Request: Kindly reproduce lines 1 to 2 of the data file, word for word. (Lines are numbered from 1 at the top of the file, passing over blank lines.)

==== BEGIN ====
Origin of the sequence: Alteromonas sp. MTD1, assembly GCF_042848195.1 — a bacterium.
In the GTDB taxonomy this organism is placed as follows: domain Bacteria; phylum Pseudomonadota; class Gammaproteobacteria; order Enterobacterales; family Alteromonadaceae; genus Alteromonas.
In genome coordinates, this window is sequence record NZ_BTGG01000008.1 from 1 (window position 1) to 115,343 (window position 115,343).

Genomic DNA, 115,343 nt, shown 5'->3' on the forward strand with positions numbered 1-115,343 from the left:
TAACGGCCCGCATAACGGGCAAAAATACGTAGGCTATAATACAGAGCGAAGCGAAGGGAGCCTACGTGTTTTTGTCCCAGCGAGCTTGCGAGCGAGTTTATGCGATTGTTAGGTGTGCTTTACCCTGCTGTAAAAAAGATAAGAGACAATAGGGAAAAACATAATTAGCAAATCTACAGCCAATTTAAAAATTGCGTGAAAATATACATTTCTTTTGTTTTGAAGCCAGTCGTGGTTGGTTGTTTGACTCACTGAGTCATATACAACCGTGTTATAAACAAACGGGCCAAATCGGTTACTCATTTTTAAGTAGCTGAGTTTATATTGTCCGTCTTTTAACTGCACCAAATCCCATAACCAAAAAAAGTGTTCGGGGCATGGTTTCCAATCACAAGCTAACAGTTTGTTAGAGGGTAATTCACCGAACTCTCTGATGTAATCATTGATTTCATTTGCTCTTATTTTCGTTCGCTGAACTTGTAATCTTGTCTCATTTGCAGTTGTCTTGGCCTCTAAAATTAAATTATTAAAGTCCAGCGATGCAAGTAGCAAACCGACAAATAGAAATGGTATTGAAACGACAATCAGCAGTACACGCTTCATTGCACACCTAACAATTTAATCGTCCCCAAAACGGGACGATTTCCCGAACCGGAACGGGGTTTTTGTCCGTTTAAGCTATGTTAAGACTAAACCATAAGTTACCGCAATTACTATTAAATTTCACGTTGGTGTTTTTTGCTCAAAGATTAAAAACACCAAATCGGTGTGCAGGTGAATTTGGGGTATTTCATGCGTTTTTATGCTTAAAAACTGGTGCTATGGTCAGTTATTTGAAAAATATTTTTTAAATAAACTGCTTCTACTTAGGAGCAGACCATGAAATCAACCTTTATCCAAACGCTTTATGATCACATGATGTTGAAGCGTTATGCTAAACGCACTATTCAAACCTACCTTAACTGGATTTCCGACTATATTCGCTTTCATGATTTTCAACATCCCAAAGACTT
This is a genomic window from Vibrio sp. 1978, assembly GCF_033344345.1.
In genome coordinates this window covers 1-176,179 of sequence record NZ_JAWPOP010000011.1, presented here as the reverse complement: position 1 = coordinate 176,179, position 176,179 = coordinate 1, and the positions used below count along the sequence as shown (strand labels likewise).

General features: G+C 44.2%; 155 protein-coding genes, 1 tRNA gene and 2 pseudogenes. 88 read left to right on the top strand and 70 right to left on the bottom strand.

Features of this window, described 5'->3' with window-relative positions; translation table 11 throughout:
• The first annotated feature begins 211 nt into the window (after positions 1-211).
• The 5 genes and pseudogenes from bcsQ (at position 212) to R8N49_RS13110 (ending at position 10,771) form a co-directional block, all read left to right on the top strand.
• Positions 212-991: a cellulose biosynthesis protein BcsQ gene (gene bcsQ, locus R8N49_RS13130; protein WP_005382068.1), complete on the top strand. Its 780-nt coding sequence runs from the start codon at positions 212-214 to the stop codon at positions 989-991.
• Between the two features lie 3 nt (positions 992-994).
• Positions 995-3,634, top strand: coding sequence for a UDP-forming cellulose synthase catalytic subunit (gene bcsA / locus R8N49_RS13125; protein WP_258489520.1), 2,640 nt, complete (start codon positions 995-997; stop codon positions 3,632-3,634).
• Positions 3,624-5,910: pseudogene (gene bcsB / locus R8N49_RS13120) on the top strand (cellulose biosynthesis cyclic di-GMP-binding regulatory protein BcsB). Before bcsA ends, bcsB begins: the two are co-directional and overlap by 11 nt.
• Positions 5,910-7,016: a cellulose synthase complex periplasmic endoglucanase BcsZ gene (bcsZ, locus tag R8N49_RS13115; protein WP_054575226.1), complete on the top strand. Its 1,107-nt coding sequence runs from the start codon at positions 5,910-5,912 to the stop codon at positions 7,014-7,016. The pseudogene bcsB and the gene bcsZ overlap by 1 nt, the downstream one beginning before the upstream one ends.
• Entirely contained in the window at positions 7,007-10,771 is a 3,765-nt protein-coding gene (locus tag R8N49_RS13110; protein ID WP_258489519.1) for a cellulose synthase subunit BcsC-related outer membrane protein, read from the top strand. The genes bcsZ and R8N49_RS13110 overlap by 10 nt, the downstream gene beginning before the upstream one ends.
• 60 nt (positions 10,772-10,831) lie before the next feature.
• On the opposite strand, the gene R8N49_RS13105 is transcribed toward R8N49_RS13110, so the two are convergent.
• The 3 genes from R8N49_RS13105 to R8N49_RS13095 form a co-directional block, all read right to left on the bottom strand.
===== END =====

Origin of the sequence: Alteromonas sp. MTD1, assembly GCF_042848195.1 — a bacterium.
In the GTDB taxonomy this organism is placed as follows: domain Bacteria; phylum Pseudomonadota; class Gammaproteobacteria; order Enterobacterales; family Alteromonadaceae; genus Alteromonas.